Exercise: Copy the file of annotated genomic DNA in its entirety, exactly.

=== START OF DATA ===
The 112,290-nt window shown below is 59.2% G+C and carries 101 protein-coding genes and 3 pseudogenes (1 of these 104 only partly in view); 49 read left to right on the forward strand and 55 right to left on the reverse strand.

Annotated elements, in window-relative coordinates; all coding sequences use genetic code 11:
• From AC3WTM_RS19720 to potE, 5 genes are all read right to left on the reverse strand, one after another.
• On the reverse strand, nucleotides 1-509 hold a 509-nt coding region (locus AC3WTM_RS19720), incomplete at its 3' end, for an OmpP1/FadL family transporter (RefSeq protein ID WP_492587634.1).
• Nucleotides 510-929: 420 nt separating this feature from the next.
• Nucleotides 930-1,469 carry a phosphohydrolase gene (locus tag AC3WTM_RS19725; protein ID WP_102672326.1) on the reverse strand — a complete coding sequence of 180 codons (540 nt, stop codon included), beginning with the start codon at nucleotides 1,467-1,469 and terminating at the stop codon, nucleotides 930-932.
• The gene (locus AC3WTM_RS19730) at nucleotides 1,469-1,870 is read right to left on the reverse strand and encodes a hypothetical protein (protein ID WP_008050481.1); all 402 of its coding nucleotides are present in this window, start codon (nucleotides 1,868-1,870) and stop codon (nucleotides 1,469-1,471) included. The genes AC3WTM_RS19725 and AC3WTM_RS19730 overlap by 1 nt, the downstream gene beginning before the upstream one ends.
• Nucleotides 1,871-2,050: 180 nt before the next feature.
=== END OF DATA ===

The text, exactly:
The 112,290-nt window shown below is 59.2% G+C and carries 101 protein-coding genes and 3 pseudogenes (1 of these 104 only partly in view); 49 read left to right on the forward strand and 55 right to left on the reverse strand.

Annotated elements, in window-relative coordinates; all coding sequences use genetic code 11:
• From AC3WTM_RS19720 to potE, 5 genes are all read right to left on the reverse strand, one after another.
• On the reverse strand, nucleotides 1-509 hold a 509-nt coding region (locus AC3WTM_RS19720), incomplete at its 3' end, for an OmpP1/FadL family transporter (RefSeq protein ID WP_492587634.1).
• Nucleotides 510-929: 420 nt separating this feature from the next.
• Nucleotides 930-1,469 carry a phosphohydrolase gene (locus tag AC3WTM_RS19725; protein ID WP_102672326.1) on the reverse strand — a complete coding sequence of 180 codons (540 nt, stop codon included), beginning with the start codon at nucleotides 1,467-1,469 and terminating at the stop codon, nucleotides 930-932.
• The gene (locus AC3WTM_RS19730) at nucleotides 1,469-1,870 is read right to left on the reverse strand and encodes a hypothetical protein (protein ID WP_008050481.1); all 402 of its coding nucleotides are present in this window, start codon (nucleotides 1,868-1,870) and stop codon (nucleotides 1,469-1,471) included. The genes AC3WTM_RS19725 and AC3WTM_RS19730 overlap by 1 nt, the downstream gene beginning before the upstream one ends.
• Nucleotides 1,871-2,050: 180 nt before the next feature.